“He is the only one who actually stood up to Netanyahu and didn’t bend over,” said Eli Avidar, a lawmaker from Lieberman’s Yisrael Beitenu party. “Lieberman has known Netanyahu for 31 years. He knows the good and the bad and every angle you can imagine.”
The crisis that led to this month’s election ostensibly revolved around Lieberman’s insistence that young ultra-Orthodox men be drafted into the military, like most other Jewish males. But beneath the surface is a decades-long strained relationship between the two men.
The Moldovan-born Lieberman started as a top Netanyahu aide in the 1990s before embarking on a political career of his own. But he resigned last year because Netanyahu kept blocking his plans to strike hard against Gaza militants.
“When I look at the Gaza Strip it’s unbelievable. The Hamas chiefs know they have immunity from Netanyahu,” Lieberman said Saturday.
Lieberman is often accused of racism for branding Arab lawmakers as enemies of the state and advocating for population swaps that would place many Arab citizens outside Israel’s borders. But he’s also shown signs of pragmatism, such as suggesting he’d be willing to dismantle his own West Bank settlement if Israel’s final borders were redrawn.
Lieberman’s secular agenda has made him a favorite of Israel’s business sector, and his iconoclastic persona and straight talk — delivered in a slow, Russian-accented monotone — made him an unlikely savior for people tired of Netanyahu’s corruption-tainted, decade-long grip on power. That’s despite the fact that Lieberman survived a lengthy corruption scandal himself that exposed his links to shady characters and that allegedly earned his daughter mysterious millions.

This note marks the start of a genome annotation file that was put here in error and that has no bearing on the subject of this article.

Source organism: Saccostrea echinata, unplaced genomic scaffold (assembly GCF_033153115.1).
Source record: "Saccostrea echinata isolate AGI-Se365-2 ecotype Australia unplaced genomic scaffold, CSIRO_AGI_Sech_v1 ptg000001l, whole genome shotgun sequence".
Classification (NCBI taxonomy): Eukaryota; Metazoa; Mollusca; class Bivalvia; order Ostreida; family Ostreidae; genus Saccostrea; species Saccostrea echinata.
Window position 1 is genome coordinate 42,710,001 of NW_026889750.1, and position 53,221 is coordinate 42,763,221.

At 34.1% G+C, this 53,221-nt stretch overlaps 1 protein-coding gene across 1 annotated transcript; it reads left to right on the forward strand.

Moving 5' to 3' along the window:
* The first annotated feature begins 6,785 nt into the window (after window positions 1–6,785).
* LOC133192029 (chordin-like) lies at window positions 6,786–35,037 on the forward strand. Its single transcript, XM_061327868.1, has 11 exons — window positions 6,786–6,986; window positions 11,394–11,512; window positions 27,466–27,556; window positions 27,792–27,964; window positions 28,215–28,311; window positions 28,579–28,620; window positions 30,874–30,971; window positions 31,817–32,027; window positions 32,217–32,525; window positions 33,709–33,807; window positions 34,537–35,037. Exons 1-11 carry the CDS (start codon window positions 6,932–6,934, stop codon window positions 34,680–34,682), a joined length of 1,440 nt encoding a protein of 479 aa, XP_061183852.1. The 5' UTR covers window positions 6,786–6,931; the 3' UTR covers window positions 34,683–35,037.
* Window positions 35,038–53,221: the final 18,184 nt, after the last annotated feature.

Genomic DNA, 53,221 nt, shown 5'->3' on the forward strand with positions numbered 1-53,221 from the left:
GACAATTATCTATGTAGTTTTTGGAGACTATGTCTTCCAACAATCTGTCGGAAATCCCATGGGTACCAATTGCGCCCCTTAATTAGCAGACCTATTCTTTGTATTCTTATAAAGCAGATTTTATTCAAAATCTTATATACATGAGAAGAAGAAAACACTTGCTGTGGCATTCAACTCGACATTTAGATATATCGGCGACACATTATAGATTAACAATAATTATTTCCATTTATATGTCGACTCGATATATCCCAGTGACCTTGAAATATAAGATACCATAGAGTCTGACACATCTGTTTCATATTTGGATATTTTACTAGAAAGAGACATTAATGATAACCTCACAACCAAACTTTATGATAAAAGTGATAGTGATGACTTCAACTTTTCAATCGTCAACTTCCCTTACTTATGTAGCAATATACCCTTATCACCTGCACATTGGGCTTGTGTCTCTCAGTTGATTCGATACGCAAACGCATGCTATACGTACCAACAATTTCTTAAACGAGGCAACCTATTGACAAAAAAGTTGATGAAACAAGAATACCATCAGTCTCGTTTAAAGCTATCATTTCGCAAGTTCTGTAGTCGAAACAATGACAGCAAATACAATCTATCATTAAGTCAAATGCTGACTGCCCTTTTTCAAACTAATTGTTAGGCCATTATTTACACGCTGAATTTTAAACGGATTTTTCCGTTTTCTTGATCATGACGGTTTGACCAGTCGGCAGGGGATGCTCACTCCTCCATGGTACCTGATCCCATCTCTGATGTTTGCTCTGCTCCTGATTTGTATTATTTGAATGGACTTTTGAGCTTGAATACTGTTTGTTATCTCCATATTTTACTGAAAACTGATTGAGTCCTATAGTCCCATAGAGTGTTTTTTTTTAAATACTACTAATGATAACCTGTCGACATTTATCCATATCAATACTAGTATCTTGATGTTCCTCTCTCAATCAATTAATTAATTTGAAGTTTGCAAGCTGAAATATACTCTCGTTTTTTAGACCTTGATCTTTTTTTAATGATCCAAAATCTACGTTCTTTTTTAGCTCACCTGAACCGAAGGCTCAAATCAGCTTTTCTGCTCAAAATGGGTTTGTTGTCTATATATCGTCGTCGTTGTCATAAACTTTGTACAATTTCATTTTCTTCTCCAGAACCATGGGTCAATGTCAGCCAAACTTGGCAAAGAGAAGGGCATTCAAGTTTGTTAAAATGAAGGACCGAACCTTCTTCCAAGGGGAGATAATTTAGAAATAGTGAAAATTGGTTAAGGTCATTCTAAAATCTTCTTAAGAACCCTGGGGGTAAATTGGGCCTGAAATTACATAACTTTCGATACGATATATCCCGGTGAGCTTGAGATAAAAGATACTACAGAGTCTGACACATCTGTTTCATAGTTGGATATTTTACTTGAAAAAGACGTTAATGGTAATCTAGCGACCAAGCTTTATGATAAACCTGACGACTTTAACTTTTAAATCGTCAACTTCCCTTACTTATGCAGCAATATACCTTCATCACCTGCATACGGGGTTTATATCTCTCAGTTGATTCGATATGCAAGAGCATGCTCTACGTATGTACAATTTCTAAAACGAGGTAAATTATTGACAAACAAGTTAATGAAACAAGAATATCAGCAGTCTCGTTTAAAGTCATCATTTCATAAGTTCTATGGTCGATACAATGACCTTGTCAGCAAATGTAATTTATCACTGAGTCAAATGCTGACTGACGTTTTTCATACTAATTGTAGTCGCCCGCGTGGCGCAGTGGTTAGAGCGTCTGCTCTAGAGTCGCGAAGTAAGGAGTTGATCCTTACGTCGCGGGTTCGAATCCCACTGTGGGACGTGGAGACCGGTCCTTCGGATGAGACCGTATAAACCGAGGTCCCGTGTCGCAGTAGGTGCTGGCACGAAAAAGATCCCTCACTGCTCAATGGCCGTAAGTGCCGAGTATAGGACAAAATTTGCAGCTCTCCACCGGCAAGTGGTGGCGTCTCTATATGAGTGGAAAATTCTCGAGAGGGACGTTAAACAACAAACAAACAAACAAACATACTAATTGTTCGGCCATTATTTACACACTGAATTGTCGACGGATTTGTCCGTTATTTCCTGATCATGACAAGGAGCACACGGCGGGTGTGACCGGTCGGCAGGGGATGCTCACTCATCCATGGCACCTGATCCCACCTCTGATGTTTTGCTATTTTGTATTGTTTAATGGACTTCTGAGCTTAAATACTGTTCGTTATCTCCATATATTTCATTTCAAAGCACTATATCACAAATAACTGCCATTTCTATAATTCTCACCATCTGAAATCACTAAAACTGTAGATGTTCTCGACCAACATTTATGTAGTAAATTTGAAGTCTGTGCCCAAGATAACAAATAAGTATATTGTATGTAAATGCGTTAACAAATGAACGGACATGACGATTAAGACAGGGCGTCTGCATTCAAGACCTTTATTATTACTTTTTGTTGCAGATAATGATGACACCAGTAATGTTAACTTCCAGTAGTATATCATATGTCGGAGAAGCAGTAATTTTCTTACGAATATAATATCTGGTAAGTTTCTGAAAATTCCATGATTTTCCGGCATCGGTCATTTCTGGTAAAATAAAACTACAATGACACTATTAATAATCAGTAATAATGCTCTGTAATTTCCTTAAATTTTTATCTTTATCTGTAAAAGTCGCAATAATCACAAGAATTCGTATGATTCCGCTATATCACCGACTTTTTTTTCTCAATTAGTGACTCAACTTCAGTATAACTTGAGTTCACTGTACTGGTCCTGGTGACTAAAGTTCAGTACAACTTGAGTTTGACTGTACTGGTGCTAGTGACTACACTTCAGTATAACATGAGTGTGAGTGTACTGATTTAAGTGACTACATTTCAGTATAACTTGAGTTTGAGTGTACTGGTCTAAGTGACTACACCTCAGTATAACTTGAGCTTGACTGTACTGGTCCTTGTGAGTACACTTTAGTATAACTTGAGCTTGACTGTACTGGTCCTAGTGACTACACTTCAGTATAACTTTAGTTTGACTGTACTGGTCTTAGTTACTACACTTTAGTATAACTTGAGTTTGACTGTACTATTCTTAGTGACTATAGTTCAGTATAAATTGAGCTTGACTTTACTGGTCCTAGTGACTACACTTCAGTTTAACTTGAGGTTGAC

“Oddly, the man who was a symbol for the secretive and conspiratorial politician, who runs his party undemocratically, is the hope of Israeli democracy and society,” communications expert Baruch Leshem wrote in a column in the Ynet website.
An irate Netanyahu has made it his mission to destroy Lieberman politically, taking aim in ads and campaigning furiously among his core base of Russian-speaking supporters. He’s branded him a “leftist” and a “serial toppler” of right-wing governments.
“Whoever wants a leftist government should vote for Lieberman,” he said during a recent visit to Ukraine, which critics say he used to target Lieberman’s traditional backers.
But the all-out assault has yet to make a dent. Polls show support for Lieberman’s party has doubled since it came precariously close to elimination in April’s vote.
An emboldened Lieberman recently met with top members of Netanyahu’s Likud party, reportedly discussing the chances of replacing the prime minister if he fails to muster a parliamentary majority. That fear seems to have propelled Netanyahu to demand a “loyalty oath” from party members, which Lieberman compared to practices of a North Korean leader.
Unlike Gantz, Lieberman hasn’t officially ruled out forming a government with Netanyahu again, saying a broad coalition is needed to tackle urgent security challenges and lessen a deficit — which he blames on extortion by smaller religious parties. But he’s done nothing to dispel suggestions that he too wants Netanyahu gone.